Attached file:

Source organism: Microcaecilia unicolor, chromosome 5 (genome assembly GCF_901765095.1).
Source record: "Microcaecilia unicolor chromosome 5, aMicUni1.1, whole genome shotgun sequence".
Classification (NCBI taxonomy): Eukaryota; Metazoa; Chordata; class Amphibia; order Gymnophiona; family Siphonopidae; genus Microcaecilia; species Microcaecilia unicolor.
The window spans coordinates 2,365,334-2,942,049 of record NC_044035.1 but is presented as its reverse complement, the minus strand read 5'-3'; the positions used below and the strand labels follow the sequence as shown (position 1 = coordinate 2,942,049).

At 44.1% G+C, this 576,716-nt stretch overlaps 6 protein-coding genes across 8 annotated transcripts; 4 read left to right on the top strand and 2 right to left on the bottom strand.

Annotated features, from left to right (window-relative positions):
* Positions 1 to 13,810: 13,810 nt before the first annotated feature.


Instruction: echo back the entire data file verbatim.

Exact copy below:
Source organism: Microcaecilia unicolor, chromosome 5 (genome assembly GCF_901765095.1).
Source record: "Microcaecilia unicolor chromosome 5, aMicUni1.1, whole genome shotgun sequence".
Classification (NCBI taxonomy): Eukaryota; Metazoa; Chordata; class Amphibia; order Gymnophiona; family Siphonopidae; genus Microcaecilia; species Microcaecilia unicolor.
The window spans coordinates 2,365,334-2,942,049 of record NC_044035.1 but is presented as its reverse complement, the minus strand read 5'-3'; the positions used below and the strand labels follow the sequence as shown (position 1 = coordinate 2,942,049).

At 44.1% G+C, this 576,716-nt stretch overlaps 6 protein-coding genes across 8 annotated transcripts; 4 read left to right on the top strand and 2 right to left on the bottom strand.

Annotated features, from left to right (window-relative positions):
* Positions 1 to 13,810: 13,810 nt before the first annotated feature.